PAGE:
And then we have a well-known Western stand-up comedian who makes a big joke out of his mother asking him to finish the last morsel of food in his plate just because small kids in Sudan are dying of starvation due to famine. He wonders how his attempt to clear the plate by over-eating is going to help the impoverished kids in a sub-Saharan country. Obviously, the anecdotal jest evoked tremendous laughter from a crowd which had probably never experienced hunger in its true and extreme sense.

I remember my own attempt at willful fasting or ‘My Experiments with Hunger,’ as I termed it. I lasted precisely eight hours before the resistance broke down. Hunger pangs won as I starvingly dug into my little son’s bowl of Maggi noodles. Abstinence could wait for another day.

Well, only last week we happened to attend a marriage function in the family. Needless to say, a huge amount of expenditure and effort had gone in to lay the massive spread which boasted of every conceivable cuisine. The caterer had also deployed quite a few waiters to serve the guests. However, one look at the demeanor of the catering staff clearly indicated that they themselves had probably not eaten a full meal for a long, long time.

My thoughts immediately went back to a suggestion made by my son many years back. His contention was that whenever we have a get-together at home, we should properly feed the entire catering and serving staff sometime before the guests arrive. The simple logic being that only a person whose belly is full will be able to cook and serve with love and care. Point take son. We have since then followed the practice diligently with amazing results every time.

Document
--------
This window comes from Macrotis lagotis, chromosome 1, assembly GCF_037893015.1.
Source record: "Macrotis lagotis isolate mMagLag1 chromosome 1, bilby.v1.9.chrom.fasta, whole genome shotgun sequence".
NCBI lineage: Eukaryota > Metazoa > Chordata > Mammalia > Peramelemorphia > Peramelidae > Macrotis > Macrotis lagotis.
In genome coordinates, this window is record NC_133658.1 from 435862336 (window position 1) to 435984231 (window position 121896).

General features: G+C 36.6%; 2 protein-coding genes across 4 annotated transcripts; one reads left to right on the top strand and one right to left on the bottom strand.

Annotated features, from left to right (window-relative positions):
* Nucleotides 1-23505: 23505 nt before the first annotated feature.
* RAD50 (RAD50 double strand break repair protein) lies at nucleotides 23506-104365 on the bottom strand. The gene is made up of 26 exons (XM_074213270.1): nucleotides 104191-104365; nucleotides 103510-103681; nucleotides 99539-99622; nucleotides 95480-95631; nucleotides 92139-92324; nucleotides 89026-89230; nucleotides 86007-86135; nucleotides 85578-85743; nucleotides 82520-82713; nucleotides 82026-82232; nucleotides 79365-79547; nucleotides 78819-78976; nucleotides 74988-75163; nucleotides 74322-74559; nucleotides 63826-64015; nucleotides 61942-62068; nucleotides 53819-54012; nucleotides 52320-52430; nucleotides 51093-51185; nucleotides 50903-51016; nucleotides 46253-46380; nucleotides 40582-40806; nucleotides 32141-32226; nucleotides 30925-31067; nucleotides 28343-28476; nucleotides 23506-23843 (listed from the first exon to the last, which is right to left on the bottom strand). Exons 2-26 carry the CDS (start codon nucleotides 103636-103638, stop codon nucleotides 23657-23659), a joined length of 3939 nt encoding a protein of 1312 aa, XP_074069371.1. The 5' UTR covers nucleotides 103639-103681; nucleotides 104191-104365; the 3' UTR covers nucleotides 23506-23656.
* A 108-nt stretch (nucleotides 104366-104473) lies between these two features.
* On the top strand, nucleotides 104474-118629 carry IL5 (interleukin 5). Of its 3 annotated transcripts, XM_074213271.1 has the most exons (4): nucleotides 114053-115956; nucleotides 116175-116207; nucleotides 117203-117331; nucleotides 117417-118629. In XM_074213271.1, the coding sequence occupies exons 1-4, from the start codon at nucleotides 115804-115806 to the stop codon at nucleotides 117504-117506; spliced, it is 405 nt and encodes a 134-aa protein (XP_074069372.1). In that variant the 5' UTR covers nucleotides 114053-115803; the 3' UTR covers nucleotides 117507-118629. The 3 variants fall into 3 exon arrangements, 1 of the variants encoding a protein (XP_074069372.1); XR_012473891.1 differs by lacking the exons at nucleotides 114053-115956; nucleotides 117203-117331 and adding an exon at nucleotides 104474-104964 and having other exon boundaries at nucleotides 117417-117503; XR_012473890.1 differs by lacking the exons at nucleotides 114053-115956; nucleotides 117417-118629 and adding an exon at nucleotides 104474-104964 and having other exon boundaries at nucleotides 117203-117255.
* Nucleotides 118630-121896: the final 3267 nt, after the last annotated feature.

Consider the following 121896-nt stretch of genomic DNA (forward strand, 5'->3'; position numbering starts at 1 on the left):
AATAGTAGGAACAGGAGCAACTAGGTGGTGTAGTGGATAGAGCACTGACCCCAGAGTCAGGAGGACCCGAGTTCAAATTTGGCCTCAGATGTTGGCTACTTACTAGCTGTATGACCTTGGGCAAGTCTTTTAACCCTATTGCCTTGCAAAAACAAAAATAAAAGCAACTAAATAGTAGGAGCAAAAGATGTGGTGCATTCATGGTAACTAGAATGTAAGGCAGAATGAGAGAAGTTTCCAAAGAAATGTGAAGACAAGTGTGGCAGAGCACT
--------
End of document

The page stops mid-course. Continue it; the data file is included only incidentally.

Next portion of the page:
While reflecting on the subject, I came across a very vitriolic Whattsapp video in which preachers from a particular religion were spewing venom and very emphatically persuading their followers not to accept any food from those with a different faith. In spite of internal firewalls that we are seemingly confident of, such ill-motivated videos always do leave some impact on our psyche.

And so after the Puja this time, as is customary, my better-half asked our domestic help if she would sit down and accept food in the form of prasad? There was an element of uncertainty in the query as political missives very often dominate the responses and behaviour of the masses. She was thus not sure whether she would encounter a refusal or otherwise.

“Thanks very much madam, I surely will”, replied Shoma smilingly and nodded her wilful acceptance.

Gladdened and relieved that hunger had no religion, the matriarch scurried to the kitchen for some more.


Grateful and humbly chastened,

Horax (Casper)

 Postscript 1: As per GlobalGiving, close to one fourth of a total of 7.9 billion people in the world do not have regular access to safe, nutritious, and sufficient food. Wishful thinking that how a small percentage of the world’s defence budget, if spent on global food security can possibly reduce worldwide conflicts.

 Posrscript 2: Sometimes, we don’t realize the worth of the Govt’s exemplary mid-day meal scheme for school children.

 First published at on 22/11/21